08 October 2009 19:53 [Source: ICIS news]
By Larry Terry
HOUSTON (ICIS news)--North American titanium dioxide (TiO2) sellers attempted their third price hike since May with nominations of plus 5 cents/lb ($110/tonne, €75/tonne) - arguing that the industry needs the increases to survive, sources said on Thursday.
“The market is not pretty,” one producer said. “TiO2 producers are losing millions every quarter … so why wouldn’t producers try to increase prices?” he said.
“We have to move pricing forward. If we don’t, we won’t be here,” he said.
“At the end of the day, it’s not about supply and demand right now. It’s about running a profitable business," he said.
The latest increases would become effective on 1 October or as contracts allow.
A buyer in the plastics compounding market said he has heard the profitability argument ever since he entered the TiO2 business several years ago. He is sympathetic to the suppliers’ plight, but said that when price-hike efforts run counter to supply and demand, he seeks alternative suppliers to keep his costs down.
Another buyer said that when capacity exceeds demand, a supplier usually tries to lower the price to gain market share. Sellers now want to increase prices to improve their margins, the buyer said, while customers are still trying to get the best prices based on supply and demand.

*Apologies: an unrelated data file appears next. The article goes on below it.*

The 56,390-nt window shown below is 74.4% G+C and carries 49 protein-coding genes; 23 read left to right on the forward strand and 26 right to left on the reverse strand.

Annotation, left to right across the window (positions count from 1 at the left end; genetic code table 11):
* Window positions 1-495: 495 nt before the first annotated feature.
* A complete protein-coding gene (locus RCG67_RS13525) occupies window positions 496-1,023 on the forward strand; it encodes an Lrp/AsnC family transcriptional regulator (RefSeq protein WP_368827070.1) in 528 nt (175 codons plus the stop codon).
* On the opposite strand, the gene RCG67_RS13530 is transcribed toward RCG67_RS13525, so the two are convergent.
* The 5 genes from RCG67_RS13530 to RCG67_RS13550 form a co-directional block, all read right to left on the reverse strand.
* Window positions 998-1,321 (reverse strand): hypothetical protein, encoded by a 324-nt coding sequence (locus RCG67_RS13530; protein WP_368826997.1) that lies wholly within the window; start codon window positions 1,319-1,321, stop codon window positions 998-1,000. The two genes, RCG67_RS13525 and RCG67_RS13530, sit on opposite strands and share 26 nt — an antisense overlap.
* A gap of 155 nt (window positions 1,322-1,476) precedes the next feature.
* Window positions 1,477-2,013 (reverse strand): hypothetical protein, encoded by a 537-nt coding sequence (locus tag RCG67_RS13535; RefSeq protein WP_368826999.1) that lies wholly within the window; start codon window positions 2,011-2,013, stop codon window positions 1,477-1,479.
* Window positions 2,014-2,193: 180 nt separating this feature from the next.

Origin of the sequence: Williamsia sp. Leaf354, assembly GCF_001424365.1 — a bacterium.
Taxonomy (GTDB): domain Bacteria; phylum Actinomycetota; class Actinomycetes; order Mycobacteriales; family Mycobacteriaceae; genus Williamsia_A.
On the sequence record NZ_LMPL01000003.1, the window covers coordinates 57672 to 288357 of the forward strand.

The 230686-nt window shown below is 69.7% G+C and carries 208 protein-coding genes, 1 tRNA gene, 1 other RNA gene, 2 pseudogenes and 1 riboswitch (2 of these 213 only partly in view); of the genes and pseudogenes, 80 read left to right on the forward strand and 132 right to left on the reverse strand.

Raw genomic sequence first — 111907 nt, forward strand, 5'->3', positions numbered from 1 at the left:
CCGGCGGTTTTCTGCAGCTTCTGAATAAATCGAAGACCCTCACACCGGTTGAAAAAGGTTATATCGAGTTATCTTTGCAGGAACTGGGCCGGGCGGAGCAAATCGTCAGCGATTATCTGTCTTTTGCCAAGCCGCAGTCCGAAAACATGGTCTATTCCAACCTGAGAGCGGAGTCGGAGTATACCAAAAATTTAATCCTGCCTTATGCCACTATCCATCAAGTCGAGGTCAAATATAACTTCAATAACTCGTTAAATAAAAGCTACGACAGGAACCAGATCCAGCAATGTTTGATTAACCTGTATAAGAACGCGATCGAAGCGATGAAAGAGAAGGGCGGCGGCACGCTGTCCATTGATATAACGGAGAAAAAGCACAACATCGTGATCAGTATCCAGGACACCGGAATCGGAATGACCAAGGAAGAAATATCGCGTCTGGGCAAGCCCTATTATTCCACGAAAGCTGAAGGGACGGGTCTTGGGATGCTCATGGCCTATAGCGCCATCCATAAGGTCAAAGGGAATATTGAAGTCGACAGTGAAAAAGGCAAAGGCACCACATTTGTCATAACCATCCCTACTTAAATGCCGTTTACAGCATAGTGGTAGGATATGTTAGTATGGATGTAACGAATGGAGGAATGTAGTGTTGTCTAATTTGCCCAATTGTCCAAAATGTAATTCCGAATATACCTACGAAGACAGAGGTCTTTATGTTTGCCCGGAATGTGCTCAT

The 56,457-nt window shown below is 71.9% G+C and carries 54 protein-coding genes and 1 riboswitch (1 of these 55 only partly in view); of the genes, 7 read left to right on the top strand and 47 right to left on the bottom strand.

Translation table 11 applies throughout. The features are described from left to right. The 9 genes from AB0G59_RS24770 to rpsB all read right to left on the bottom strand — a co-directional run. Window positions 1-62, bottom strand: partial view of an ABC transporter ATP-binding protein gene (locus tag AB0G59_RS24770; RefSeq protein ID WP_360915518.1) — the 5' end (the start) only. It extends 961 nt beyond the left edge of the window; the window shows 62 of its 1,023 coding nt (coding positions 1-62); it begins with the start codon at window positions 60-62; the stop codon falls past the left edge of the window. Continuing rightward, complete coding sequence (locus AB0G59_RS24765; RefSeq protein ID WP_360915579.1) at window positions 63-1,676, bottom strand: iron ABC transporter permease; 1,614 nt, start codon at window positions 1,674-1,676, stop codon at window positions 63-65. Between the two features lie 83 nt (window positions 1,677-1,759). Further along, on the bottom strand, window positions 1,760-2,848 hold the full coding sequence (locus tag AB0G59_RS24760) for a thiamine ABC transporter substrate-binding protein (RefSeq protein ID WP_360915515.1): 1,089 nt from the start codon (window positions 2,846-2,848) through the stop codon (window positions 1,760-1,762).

"Sure, they’re operating on thin margins,” a buyer said of TiO2 producers. “But everybody’s margins are tight these days."
The buyer added: "With three price letters out there, prices could move up some, but they haven’t yet.”
He said nothing short of tight supply or a remarkable increase in demand would be able to push near-term prices upward for most medium to large buyers.
However, one seller said buy-side sentiment has evolved from “blunt refusal” to negotiation and that it has implemented some increases in paints and plastics in the vicinity of about 3 cents/lb.
While buyers confirmed some price gains for less-than-truckload volumes in smaller or more specialised market segments, mid-sized to large buyers in the architectural coatings market continued to say that broad market gains were unlikely in the near term.
Some suggested the demand picture would not change until at least the first quarter, when buying interest may begin to improve in advance of the spring coatings season.
The October initiatives were announced by most sellers in late September, and they bring the total increases sought to 10-12 cents/lb. The latest price efforts come despite widespread destocking anticipated among buyers, given the seasonally weak fourth quarter and a drop in coatings sales expected to begin in the northeast within a couple of weeks, one large paint manufacturer said.
While demand for TiO2 pigment into the architectural coatings market was still appreciably down from the same period in 2008, demand from the plastics-compounding sector has improved since the second quarter, a buyer said, particularly in the area of consumer electronics.
Although the buyer is seeking to qualify more suppliers for its business needs, it has accepted 1-2 cents/lb in price increases for general purpose TiO2 for its largest volumes, and as much as 5 cents/lb for highly specialised grades.
Current North American TiO2 prices were 109-119 cents/lb, according to data from global chemical market intelligence service ICIS pricing.
US TiO2 producers include Cristal, DuPont, Huntsman, Kronos and Tronox.
($1 = €0.68)
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